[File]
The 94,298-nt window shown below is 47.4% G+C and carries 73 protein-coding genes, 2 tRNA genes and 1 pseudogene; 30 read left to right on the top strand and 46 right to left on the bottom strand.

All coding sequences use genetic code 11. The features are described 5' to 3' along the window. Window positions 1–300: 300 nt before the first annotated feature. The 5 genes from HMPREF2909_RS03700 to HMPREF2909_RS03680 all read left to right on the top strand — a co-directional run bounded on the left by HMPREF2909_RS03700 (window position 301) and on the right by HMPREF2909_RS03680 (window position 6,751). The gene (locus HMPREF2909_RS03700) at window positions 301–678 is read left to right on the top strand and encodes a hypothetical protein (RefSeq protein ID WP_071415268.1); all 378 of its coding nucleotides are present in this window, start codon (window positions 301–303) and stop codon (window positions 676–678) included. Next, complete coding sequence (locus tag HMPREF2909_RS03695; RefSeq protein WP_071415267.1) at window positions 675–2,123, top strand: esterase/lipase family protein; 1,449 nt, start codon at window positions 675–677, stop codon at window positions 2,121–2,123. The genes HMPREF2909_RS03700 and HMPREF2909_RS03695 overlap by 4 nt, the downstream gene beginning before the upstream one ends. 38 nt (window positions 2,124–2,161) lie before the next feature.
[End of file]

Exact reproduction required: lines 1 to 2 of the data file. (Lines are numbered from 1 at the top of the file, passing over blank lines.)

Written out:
The 94,298-nt window shown below is 47.4% G+C and carries 73 protein-coding genes, 2 tRNA genes and 1 pseudogene; 30 read left to right on the top strand and 46 right to left on the bottom strand.

All coding sequences use genetic code 11. The features are described 5' to 3' along the window. Window positions 1–300: 300 nt before the first annotated feature. The 5 genes from HMPREF2909_RS03700 to HMPREF2909_RS03680 all read left to right on the top strand — a co-directional run bounded on the left by HMPREF2909_RS03700 (window position 301) and on the right by HMPREF2909_RS03680 (window position 6,751). The gene (locus HMPREF2909_RS03700) at window positions 301–678 is read left to right on the top strand and encodes a hypothetical protein (RefSeq protein ID WP_071415268.1); all 378 of its coding nucleotides are present in this window, start codon (window positions 301–303) and stop codon (window positions 676–678) included. Next, complete coding sequence (locus tag HMPREF2909_RS03695; RefSeq protein WP_071415267.1) at window positions 675–2,123, top strand: esterase/lipase family protein; 1,449 nt, start codon at window positions 675–677, stop codon at window positions 2,121–2,123. The genes HMPREF2909_RS03700 and HMPREF2909_RS03695 overlap by 4 nt, the downstream gene beginning before the upstream one ends. 38 nt (window positions 2,124–2,161) lie before the next feature.